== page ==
Let me know if you have any other questions!
post #19 of 19
Thread Starter 
Quote:
Originally Posted by klaxian View Post

The general rule of thumb is that your shutter speed should be the inverse of your focal length for hand holding. That means that if you are shooting at 50mm, you should use at least 1/50sec. when hand holding your camera to avoid camera shake. Keep in mind that your camera has a crop factor of 1.6x. That means that a 50mm lens on your camera is equivalent to an 80mm in a full frame camera so theoretically you should be shooting at 1/80sec or faster when hand holding. However 1/50sec can work fine if you are steady. Some lenses (like your kit lens) have image stabilization (IS), which corrects for camera shake and lets you use a slower shutter speed like 1/20sec and still get clear photos. If you're not sure, shoot in Aperture Priority (Av) mode. The camera will select the best shutter speed for you.
The reason the images look clear on your LCD is that the camera is resizing them to fit your resolution, which is quite small. When shrinking the images, you can't see the blur. The 550D/T2i has a much better screen resolution, but it will won't correct your other issues. In fact, the images will still be considerably shrunk on that camera too. I don't think you need to upgrade because they both have similar sensors and lenses. You should learn to get the most out of the equipment you have first.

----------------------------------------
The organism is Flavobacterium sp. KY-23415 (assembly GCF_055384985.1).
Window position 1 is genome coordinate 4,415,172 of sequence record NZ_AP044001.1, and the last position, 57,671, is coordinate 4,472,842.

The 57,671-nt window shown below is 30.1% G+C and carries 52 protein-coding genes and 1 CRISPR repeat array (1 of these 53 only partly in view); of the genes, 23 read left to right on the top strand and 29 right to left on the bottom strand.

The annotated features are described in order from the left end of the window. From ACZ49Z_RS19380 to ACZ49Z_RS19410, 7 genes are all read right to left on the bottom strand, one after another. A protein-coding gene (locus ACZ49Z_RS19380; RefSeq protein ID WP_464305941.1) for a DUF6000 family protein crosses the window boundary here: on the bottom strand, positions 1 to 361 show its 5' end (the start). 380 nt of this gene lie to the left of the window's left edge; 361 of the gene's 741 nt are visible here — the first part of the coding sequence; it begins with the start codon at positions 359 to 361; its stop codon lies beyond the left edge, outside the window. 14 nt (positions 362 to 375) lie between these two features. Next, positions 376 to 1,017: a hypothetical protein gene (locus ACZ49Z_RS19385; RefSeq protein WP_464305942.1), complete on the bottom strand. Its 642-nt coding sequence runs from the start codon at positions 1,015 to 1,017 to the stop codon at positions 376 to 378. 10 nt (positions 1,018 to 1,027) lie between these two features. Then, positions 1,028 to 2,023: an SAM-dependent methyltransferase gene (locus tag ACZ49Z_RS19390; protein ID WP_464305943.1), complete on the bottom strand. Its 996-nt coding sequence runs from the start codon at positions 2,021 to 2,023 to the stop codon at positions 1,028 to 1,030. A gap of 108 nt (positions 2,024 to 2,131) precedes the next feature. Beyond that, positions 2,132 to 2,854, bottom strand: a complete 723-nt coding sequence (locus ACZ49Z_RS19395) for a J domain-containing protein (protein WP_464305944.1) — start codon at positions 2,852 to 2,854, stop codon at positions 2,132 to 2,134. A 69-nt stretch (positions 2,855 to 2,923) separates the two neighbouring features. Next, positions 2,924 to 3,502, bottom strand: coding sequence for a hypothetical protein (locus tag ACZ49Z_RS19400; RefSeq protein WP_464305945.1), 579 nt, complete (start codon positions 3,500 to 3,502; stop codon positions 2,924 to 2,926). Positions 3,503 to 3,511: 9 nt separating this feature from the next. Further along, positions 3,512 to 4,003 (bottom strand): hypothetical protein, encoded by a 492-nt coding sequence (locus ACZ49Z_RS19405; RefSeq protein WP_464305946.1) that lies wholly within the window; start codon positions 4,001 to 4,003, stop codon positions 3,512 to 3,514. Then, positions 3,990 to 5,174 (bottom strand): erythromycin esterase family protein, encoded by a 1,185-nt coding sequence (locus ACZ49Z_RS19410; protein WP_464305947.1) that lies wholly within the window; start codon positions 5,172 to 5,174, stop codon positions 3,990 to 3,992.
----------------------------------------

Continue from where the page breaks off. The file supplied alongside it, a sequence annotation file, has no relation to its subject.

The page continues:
Lastly, you can't always trust the auto-focus, especially in low light and especially with low-end lenses. It is not always 100% accurate. This margin of error can be fine with small apertures because they have such a wide DoF. However, at f/1.8, it's not as forgiving. Also, don't move your camera forward or back after getting AF lock.
f/8-11 is usually considered a medium aperture and you will get lots more in focus with that (if desired). However, remember your crop factor again. f/8 on a full frame camera is closer to f/5 in yours. Your kit lens with f/3.5-5.6 has a "medium" aperture range for your crop sensor camera. f/1.8 produces a DoF equivalent to f/2.8 on a full frame. Whenever you read about settings or photography tips, they are usually speaking in 35mm full frame equivalents, which need to be converted for your camera.
Let me know if you have any other questions!

Alright, thanks a lot that really explained things clearly for a beginner like me. On a side note, my dad has and old Minolta slr from the 80's and he has 2-3 lenses that were like $500 a piece. It would be a shame to throw those away, so I was wondering if it would be possible to use a converter to use them. They were tokina's, if you would like I could take a few pictures of them.

This is the converter I am looking at

http://www.ebay.co.uk/itm/Minolta-MD-MC-Lens-Canon-EOS-EF-Mount-Camera-Optical-Adapter-60D-600D-1100D-/110786163528?pt=UK_Photography_CameraLenses_Lens_caps_hoods_adaptors_ET&hash=item19cb5eb348#ht_2612wt_905